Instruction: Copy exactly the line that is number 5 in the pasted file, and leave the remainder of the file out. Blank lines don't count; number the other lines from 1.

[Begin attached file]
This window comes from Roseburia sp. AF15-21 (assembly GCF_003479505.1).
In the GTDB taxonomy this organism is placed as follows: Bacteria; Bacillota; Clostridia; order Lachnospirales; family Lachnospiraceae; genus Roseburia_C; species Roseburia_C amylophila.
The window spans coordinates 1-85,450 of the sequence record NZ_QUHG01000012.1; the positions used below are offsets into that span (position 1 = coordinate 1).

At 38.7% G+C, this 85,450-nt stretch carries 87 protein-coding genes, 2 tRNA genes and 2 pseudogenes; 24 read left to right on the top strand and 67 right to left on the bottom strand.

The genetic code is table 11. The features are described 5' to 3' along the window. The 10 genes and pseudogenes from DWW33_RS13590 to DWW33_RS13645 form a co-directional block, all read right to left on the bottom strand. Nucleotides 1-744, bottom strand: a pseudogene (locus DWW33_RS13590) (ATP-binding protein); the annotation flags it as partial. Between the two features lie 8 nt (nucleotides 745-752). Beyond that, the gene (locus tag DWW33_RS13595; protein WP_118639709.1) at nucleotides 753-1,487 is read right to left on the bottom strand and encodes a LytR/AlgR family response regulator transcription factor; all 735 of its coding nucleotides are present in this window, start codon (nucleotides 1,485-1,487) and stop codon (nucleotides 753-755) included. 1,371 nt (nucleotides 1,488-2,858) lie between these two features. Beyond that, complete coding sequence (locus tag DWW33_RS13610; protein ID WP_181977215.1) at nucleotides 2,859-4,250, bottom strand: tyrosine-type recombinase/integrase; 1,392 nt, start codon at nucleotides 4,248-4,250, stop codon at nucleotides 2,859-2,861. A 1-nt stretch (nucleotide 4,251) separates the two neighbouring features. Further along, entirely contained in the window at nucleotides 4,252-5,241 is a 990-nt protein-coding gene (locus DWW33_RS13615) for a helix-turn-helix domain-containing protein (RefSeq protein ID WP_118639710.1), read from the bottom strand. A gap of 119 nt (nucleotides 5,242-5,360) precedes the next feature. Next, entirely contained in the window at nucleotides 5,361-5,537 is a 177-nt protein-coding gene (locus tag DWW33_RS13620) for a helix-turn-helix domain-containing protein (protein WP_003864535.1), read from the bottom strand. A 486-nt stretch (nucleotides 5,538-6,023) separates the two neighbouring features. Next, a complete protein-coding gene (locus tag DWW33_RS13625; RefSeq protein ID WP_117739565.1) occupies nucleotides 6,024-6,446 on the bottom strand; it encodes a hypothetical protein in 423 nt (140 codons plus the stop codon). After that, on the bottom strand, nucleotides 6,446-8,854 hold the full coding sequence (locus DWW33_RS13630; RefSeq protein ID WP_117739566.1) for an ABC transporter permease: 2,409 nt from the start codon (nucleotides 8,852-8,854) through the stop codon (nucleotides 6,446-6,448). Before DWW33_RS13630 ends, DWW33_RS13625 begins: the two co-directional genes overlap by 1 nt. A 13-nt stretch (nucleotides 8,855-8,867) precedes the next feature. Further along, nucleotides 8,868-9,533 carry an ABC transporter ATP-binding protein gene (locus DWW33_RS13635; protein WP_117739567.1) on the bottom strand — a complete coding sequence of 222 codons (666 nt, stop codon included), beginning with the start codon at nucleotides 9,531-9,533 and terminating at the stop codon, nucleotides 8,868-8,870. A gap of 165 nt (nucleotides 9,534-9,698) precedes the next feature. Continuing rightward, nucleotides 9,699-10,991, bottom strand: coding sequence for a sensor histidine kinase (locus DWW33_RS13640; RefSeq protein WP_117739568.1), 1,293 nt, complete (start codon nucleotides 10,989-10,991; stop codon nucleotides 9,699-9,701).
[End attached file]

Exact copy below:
The genetic code is table 11. The features are described 5' to 3' along the window. The 10 genes and pseudogenes from DWW33_RS13590 to DWW33_RS13645 form a co-directional block, all read right to left on the bottom strand. Nucleotides 1-744, bottom strand: a pseudogene (locus DWW33_RS13590) (ATP-binding protein); the annotation flags it as partial. Between the two features lie 8 nt (nucleotides 745-752). Beyond that, the gene (locus tag DWW33_RS13595; protein WP_118639709.1) at nucleotides 753-1,487 is read right to left on the bottom strand and encodes a LytR/AlgR family response regulator transcription factor; all 735 of its coding nucleotides are present in this window, start codon (nucleotides 1,485-1,487) and stop codon (nucleotides 753-755) included. 1,371 nt (nucleotides 1,488-2,858) lie between these two features. Beyond that, complete coding sequence (locus tag DWW33_RS13610; protein ID WP_181977215.1) at nucleotides 2,859-4,250, bottom strand: tyrosine-type recombinase/integrase; 1,392 nt, start codon at nucleotides 4,248-4,250, stop codon at nucleotides 2,859-2,861. A 1-nt stretch (nucleotide 4,251) separates the two neighbouring features. Further along, entirely contained in the window at nucleotides 4,252-5,241 is a 990-nt protein-coding gene (locus DWW33_RS13615) for a helix-turn-helix domain-containing protein (RefSeq protein ID WP_118639710.1), read from the bottom strand. A gap of 119 nt (nucleotides 5,242-5,360) precedes the next feature. Next, entirely contained in the window at nucleotides 5,361-5,537 is a 177-nt protein-coding gene (locus tag DWW33_RS13620) for a helix-turn-helix domain-containing protein (protein WP_003864535.1), read from the bottom strand. A 486-nt stretch (nucleotides 5,538-6,023) separates the two neighbouring features. Next, a complete protein-coding gene (locus tag DWW33_RS13625; RefSeq protein ID WP_117739565.1) occupies nucleotides 6,024-6,446 on the bottom strand; it encodes a hypothetical protein in 423 nt (140 codons plus the stop codon). After that, on the bottom strand, nucleotides 6,446-8,854 hold the full coding sequence (locus DWW33_RS13630; RefSeq protein ID WP_117739566.1) for an ABC transporter permease: 2,409 nt from the start codon (nucleotides 8,852-8,854) through the stop codon (nucleotides 6,446-6,448). Before DWW33_RS13630 ends, DWW33_RS13625 begins: the two co-directional genes overlap by 1 nt. A 13-nt stretch (nucleotides 8,855-8,867) precedes the next feature. Further along, nucleotides 8,868-9,533 carry an ABC transporter ATP-binding protein gene (locus DWW33_RS13635; protein WP_117739567.1) on the bottom strand — a complete coding sequence of 222 codons (666 nt, stop codon included), beginning with the start codon at nucleotides 9,531-9,533 and terminating at the stop codon, nucleotides 8,868-8,870. A gap of 165 nt (nucleotides 9,534-9,698) precedes the next feature. Continuing rightward, nucleotides 9,699-10,991, bottom strand: coding sequence for a sensor histidine kinase (locus DWW33_RS13640; RefSeq protein WP_117739568.1), 1,293 nt, complete (start codon nucleotides 10,989-10,991; stop codon nucleotides 9,699-9,701).